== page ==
Several nonlinear and anisotropic constitutive models have been proposed to describe the biomechanical properties of soft tissues, and reliably estimating the unknown parameters in these models using experimental data is an important step towards developing predictive capabilities. However, the effect of parameter estimation technique on the resulting biomechanical parameters remains under-analyzed. Standard off-the-shelf techniques can produce unreliable results where the parameters are not uniquely identified and can vary with the initial guess. In this study, a thorough analysis of parameter estimation techniques on the resulting properties for four multi-parameter invariant-based constitutive models is presented. It was found that linear transformations have no effect on parameter estimation for the presented cases, and nonlinear transforms are necessary for any improvement. A distinct focus is put on the issue of non-convergence, and we propose simple modifications that not only improve the speed of convergence but also avoid convergence to a wrong solution. The proposed modifications are straightforward to implement and can avoid severe problems in the biomechanical analysis. The results also show that including the fiber angle as an unknown in the parameter estimation makes it extremely challenging, where almost all of the formulations and models fail to converge to the true solution. Therefore, until this issue is resolved, a non-mechanical—such as optical—technique for determining the fiber angle is required in conjunction with the planar biaxial test for a robust biomechanical analysis. Full article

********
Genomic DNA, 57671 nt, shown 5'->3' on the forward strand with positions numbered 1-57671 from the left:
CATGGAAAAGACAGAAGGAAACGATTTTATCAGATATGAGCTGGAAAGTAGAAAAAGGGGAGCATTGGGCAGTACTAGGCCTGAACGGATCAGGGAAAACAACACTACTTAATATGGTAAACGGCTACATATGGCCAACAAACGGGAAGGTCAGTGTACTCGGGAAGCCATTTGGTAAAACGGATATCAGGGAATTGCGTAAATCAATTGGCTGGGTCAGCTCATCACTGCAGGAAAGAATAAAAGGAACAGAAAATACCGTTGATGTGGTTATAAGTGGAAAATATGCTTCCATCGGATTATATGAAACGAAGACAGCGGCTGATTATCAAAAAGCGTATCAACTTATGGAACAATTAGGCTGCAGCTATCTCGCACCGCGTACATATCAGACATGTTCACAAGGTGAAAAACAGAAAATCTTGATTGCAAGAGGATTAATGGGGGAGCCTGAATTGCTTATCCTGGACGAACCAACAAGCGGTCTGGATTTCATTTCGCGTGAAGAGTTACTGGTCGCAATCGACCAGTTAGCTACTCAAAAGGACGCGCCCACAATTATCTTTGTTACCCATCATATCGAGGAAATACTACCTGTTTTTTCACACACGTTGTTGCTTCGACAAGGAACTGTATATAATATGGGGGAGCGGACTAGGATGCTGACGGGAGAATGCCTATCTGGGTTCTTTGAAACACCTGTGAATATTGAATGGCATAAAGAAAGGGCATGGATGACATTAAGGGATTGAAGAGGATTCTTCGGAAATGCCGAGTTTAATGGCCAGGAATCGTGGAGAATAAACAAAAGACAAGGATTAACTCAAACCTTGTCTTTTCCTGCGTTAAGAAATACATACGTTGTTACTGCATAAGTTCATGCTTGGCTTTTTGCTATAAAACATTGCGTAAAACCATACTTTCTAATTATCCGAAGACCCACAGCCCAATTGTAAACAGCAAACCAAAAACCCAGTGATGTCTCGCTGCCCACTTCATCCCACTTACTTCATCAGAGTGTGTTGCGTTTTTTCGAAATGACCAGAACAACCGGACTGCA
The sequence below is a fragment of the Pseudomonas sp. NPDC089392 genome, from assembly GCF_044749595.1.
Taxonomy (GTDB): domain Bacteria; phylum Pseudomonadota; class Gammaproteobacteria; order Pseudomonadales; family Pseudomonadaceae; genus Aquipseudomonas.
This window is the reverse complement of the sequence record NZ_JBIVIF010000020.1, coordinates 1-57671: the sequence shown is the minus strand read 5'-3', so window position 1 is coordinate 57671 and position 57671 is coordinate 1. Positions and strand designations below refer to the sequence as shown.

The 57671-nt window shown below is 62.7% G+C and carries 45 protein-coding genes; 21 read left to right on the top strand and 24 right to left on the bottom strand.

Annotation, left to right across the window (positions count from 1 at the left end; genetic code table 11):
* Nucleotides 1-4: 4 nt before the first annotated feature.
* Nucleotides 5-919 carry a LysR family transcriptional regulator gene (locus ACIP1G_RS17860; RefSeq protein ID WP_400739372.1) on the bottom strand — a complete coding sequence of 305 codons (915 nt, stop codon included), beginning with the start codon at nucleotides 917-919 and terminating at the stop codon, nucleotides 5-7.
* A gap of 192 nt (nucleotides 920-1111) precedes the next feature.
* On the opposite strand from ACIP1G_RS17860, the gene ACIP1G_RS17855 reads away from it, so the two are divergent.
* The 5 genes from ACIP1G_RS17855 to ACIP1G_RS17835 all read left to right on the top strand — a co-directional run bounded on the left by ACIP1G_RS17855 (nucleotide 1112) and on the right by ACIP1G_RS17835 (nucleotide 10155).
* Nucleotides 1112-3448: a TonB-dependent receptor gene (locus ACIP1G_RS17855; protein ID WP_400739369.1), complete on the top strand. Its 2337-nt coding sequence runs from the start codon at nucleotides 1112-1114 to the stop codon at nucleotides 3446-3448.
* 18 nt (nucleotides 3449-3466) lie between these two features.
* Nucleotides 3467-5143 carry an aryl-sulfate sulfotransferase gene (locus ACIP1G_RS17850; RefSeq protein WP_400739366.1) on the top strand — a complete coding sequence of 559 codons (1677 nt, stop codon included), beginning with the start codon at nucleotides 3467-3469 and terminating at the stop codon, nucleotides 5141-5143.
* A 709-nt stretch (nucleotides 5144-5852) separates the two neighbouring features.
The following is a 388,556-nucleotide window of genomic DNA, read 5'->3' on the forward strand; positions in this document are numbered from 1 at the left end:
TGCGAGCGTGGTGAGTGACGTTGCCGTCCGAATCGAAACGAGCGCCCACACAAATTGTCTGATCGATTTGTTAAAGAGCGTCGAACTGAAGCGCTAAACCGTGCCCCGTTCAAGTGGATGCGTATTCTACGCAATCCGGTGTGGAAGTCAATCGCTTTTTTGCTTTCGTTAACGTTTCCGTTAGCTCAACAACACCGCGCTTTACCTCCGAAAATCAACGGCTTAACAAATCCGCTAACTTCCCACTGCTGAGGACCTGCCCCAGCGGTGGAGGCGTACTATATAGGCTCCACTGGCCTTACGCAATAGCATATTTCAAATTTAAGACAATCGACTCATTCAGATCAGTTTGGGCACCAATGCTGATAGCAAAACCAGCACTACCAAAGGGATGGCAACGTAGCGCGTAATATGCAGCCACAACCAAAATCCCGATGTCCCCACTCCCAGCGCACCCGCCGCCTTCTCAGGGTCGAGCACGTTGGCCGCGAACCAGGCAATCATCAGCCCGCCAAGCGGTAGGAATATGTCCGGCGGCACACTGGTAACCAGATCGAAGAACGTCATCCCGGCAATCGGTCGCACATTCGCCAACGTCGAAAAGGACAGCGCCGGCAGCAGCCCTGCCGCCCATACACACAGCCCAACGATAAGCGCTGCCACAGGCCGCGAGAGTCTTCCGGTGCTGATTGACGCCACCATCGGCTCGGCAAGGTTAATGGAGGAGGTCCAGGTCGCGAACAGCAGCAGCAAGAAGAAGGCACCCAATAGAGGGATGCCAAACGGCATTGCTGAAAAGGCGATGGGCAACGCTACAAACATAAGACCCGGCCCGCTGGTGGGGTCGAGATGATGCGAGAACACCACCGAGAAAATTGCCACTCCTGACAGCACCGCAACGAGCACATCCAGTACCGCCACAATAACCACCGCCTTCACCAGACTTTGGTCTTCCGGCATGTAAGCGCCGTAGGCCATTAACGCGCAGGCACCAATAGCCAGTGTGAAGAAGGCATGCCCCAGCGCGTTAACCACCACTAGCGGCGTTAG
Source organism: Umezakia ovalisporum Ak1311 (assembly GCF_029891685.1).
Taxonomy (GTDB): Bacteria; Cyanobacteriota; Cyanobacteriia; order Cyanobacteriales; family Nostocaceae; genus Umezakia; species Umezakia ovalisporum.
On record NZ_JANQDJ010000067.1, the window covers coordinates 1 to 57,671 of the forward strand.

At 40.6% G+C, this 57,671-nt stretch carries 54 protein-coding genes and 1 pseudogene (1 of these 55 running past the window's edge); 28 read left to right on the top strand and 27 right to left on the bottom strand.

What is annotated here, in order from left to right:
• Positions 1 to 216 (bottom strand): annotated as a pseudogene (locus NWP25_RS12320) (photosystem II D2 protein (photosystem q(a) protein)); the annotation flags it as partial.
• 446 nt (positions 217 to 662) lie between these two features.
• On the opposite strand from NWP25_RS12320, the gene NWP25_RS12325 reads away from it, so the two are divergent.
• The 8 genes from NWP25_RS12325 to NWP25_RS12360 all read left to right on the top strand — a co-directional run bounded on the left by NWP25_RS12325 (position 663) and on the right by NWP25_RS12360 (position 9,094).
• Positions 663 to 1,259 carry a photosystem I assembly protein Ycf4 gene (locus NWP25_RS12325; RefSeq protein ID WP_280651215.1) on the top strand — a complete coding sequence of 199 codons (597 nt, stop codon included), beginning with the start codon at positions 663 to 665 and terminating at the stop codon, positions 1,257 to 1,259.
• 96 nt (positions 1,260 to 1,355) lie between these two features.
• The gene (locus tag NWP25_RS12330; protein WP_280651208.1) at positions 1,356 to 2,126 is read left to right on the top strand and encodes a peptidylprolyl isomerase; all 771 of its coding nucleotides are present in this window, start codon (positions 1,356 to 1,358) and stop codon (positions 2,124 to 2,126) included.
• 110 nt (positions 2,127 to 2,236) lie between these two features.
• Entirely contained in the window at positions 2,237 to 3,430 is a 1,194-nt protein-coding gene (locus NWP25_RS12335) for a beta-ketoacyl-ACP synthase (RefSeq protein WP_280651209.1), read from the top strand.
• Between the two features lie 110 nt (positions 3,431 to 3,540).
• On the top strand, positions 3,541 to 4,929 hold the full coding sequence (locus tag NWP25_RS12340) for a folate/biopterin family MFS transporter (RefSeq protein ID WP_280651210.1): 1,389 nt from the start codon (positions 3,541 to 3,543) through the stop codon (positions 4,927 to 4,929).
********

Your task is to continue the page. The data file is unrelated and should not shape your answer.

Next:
(This article belongs to the Special Issue Advances in Biological Tissue Biomechanics)
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Open AccessArticle
Flow Process for Ketone Reduction Using a Superabsorber-Immobilized Alcohol Dehydrogenase from Lactobacillus brevis in a Packed-Bed Reactor
Bioengineering 2019, 6(4), 99; https://doi.org/10.3390/bioengineering6040099 - 24 Oct 2019
Viewed by 1244
Abstract
Flow processes and enzyme immobilization have gained much attention over the past few years in the field of biocatalytic process design. Downstream processes and enzyme stability can be immensely simplified and improved. In this work, we report the utilization of polymer network-entrapped enzymes [...] Read more.
Flow processes and enzyme immobilization have gained much attention over the past few years in the field of biocatalytic process design. Downstream processes and enzyme stability can be immensely simplified and improved. In this work, we report the utilization of polymer network-entrapped enzymes and their applicability in flow processes. We focused on the superabsorber-based immobilization of an alcohol dehydrogenase (ADH) from Lactobacillus brevis and its application for a reduction of acetophenone. The applicability of this immobilization technique for a biotransformation running in a packed bed reactor was then demonstrated. Towards this end, the immobilized system was intensively studied, first in a batch mode, leading to >90% conversion within 24 h under optimized conditions. A subsequent transfer of this method into a flow process was conducted, resulting in very high initial conversions of up to 67% in such a continuously running process. Full article